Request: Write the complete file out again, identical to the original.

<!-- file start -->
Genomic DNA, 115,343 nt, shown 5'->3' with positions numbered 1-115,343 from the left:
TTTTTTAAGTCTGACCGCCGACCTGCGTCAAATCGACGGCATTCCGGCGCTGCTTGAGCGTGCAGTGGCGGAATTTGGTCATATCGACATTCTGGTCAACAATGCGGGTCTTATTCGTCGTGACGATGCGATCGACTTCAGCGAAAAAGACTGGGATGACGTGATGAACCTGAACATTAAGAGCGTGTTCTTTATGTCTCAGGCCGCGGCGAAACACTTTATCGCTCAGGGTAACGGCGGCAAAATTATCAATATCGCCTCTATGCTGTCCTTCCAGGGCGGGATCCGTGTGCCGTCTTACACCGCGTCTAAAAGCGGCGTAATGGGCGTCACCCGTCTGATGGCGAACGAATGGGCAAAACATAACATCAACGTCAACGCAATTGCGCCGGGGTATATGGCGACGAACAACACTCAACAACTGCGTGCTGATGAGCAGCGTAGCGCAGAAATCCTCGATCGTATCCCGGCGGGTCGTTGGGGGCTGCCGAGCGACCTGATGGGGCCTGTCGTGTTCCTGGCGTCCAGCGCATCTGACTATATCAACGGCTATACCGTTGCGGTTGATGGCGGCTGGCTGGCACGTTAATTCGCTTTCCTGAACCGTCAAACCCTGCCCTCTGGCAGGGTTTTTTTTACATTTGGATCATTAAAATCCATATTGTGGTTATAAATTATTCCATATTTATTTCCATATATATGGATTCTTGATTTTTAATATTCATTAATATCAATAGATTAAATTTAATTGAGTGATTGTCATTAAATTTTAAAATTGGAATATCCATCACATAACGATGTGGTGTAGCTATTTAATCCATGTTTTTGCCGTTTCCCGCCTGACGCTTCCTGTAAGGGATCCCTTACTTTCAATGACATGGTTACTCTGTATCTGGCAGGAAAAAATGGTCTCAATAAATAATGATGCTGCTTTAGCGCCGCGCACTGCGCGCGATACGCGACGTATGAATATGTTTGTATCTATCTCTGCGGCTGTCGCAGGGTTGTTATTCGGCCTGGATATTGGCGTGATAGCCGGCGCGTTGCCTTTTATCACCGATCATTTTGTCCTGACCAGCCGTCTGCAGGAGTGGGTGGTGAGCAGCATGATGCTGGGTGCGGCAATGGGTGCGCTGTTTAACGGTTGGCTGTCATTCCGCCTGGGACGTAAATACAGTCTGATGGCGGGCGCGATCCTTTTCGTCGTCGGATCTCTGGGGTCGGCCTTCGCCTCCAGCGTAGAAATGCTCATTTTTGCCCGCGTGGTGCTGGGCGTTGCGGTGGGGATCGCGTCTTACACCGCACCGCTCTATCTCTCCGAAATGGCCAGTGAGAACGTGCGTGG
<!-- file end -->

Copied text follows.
Genomic DNA, 115,343 nt, shown 5'->3' with positions numbered 1-115,343 from the left:
TTTTTTAAGTCTGACCGCCGACCTGCGTCAAATCGACGGCATTCCGGCGCTGCTTGAGCGTGCAGTGGCGGAATTTGGTCATATCGACATTCTGGTCAACAATGCGGGTCTTATTCGTCGTGACGATGCGATCGACTTCAGCGAAAAAGACTGGGATGACGTGATGAACCTGAACATTAAGAGCGTGTTCTTTATGTCTCAGGCCGCGGCGAAACACTTTATCGCTCAGGGTAACGGCGGCAAAATTATCAATATCGCCTCTATGCTGTCCTTCCAGGGCGGGATCCGTGTGCCGTCTTACACCGCGTCTAAAAGCGGCGTAATGGGCGTCACCCGTCTGATGGCGAACGAATGGGCAAAACATAACATCAACGTCAACGCAATTGCGCCGGGGTATATGGCGACGAACAACACTCAACAACTGCGTGCTGATGAGCAGCGTAGCGCAGAAATCCTCGATCGTATCCCGGCGGGTCGTTGGGGGCTGCCGAGCGACCTGATGGGGCCTGTCGTGTTCCTGGCGTCCAGCGCATCTGACTATATCAACGGCTATACCGTTGCGGTTGATGGCGGCTGGCTGGCACGTTAATTCGCTTTCCTGAACCGTCAAACCCTGCCCTCTGGCAGGGTTTTTTTTACATTTGGATCATTAAAATCCATATTGTGGTTATAAATTATTCCATATTTATTTCCATATATATGGATTCTTGATTTTTAATATTCATTAATATCAATAGATTAAATTTAATTGAGTGATTGTCATTAAATTTTAAAATTGGAATATCCATCACATAACGATGTGGTGTAGCTATTTAATCCATGTTTTTGCCGTTTCCCGCCTGACGCTTCCTGTAAGGGATCCCTTACTTTCAATGACATGGTTACTCTGTATCTGGCAGGAAAAAATGGTCTCAATAAATAATGATGCTGCTTTAGCGCCGCGCACTGCGCGCGATACGCGACGTATGAATATGTTTGTATCTATCTCTGCGGCTGTCGCAGGGTTGTTATTCGGCCTGGATATTGGCGTGATAGCCGGCGCGTTGCCTTTTATCACCGATCATTTTGTCCTGACCAGCCGTCTGCAGGAGTGGGTGGTGAGCAGCATGATGCTGGGTGCGGCAATGGGTGCGCTGTTTAACGGTTGGCTGTCATTCCGCCTGGGACGTAAATACAGTCTGATGGCGGGCGCGATCCTTTTCGTCGTCGGATCTCTGGGGTCGGCCTTCGCCTCCAGCGTAGAAATGCTCATTTTTGCCCGCGTGGTGCTGGGCGTTGCGGTGGGGATCGCGTCTTACACCGCACCGCTCTATCTCTCCGAAATGGCCAGTGAGAACGTGCGTGG